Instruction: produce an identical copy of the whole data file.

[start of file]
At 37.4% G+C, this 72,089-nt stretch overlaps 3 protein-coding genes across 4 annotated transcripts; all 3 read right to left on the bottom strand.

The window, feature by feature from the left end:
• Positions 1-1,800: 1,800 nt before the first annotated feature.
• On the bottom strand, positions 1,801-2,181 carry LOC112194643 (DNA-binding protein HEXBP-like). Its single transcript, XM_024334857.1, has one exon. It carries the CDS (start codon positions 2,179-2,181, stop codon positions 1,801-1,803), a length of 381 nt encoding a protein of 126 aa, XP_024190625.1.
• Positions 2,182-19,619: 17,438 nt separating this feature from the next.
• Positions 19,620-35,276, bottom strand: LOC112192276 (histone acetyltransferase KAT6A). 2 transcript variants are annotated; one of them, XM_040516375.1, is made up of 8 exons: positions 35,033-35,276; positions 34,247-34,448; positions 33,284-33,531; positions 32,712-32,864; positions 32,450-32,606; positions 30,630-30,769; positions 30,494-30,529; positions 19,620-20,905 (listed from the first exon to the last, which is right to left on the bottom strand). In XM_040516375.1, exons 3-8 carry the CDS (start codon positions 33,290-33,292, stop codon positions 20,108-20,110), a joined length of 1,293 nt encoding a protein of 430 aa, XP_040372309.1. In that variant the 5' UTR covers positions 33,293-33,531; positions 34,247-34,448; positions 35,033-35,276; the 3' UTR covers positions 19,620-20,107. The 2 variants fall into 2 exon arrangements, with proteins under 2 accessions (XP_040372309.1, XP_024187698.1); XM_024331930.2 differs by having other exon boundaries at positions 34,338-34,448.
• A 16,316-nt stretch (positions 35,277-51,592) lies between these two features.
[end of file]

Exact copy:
At 37.4% G+C, this 72,089-nt stretch overlaps 3 protein-coding genes across 4 annotated transcripts; all 3 read right to left on the bottom strand.

The window, feature by feature from the left end:
• Positions 1-1,800: 1,800 nt before the first annotated feature.
• On the bottom strand, positions 1,801-2,181 carry LOC112194643 (DNA-binding protein HEXBP-like). Its single transcript, XM_024334857.1, has one exon. It carries the CDS (start codon positions 2,179-2,181, stop codon positions 1,801-1,803), a length of 381 nt encoding a protein of 126 aa, XP_024190625.1.
• Positions 2,182-19,619: 17,438 nt separating this feature from the next.
• Positions 19,620-35,276, bottom strand: LOC112192276 (histone acetyltransferase KAT6A). 2 transcript variants are annotated; one of them, XM_040516375.1, is made up of 8 exons: positions 35,033-35,276; positions 34,247-34,448; positions 33,284-33,531; positions 32,712-32,864; positions 32,450-32,606; positions 30,630-30,769; positions 30,494-30,529; positions 19,620-20,905 (listed from the first exon to the last, which is right to left on the bottom strand). In XM_040516375.1, exons 3-8 carry the CDS (start codon positions 33,290-33,292, stop codon positions 20,108-20,110), a joined length of 1,293 nt encoding a protein of 430 aa, XP_040372309.1. In that variant the 5' UTR covers positions 33,293-33,531; positions 34,247-34,448; positions 35,033-35,276; the 3' UTR covers positions 19,620-20,107. The 2 variants fall into 2 exon arrangements, with proteins under 2 accessions (XP_040372309.1, XP_024187698.1); XM_024331930.2 differs by having other exon boundaries at positions 34,338-34,448.
• A 16,316-nt stretch (positions 35,277-51,592) lies between these two features.